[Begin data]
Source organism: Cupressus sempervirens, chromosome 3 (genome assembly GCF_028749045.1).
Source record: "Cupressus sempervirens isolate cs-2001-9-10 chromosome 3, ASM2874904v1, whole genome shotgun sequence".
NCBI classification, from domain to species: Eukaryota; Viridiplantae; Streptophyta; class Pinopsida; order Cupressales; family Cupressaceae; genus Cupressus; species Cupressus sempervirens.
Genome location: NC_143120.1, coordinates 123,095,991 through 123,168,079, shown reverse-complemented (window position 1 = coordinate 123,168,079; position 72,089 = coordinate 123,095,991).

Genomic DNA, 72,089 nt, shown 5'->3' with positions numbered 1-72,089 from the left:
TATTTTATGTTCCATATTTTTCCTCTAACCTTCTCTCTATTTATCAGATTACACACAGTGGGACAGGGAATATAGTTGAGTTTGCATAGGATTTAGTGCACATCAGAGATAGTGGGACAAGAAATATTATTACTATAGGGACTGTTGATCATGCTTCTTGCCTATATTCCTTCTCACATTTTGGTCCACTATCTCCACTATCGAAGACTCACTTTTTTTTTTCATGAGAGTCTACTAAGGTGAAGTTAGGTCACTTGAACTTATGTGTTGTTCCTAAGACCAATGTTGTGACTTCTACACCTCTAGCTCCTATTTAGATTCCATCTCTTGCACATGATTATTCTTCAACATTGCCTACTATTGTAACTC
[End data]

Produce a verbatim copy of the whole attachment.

Source organism: Cupressus sempervirens, chromosome 3 (genome assembly GCF_028749045.1).
Source record: "Cupressus sempervirens isolate cs-2001-9-10 chromosome 3, ASM2874904v1, whole genome shotgun sequence".
NCBI classification, from domain to species: Eukaryota; Viridiplantae; Streptophyta; class Pinopsida; order Cupressales; family Cupressaceae; genus Cupressus; species Cupressus sempervirens.
Genome location: NC_143120.1, coordinates 123,095,991 through 123,168,079, shown reverse-complemented (window position 1 = coordinate 123,168,079; position 72,089 = coordinate 123,095,991).

Genomic DNA, 72,089 nt, shown 5'->3' with positions numbered 1-72,089 from the left:
TATTTTATGTTCCATATTTTTCCTCTAACCTTCTCTCTATTTATCAGATTACACACAGTGGGACAGGGAATATAGTTGAGTTTGCATAGGATTTAGTGCACATCAGAGATAGTGGGACAAGAAATATTATTACTATAGGGACTGTTGATCATGCTTCTTGCCTATATTCCTTCTCACATTTTGGTCCACTATCTCCACTATCGAAGACTCACTTTTTTTTTTCATGAGAGTCTACTAAGGTGAAGTTAGGTCACTTGAACTTATGTGTTGTTCCTAAGACCAATGTTGTGACTTCTACACCTCTAGCTCCTATTTAGATTCCATCTCTTGCACATGATTATTCTTCAACATTGCCTACTATTGTAACTC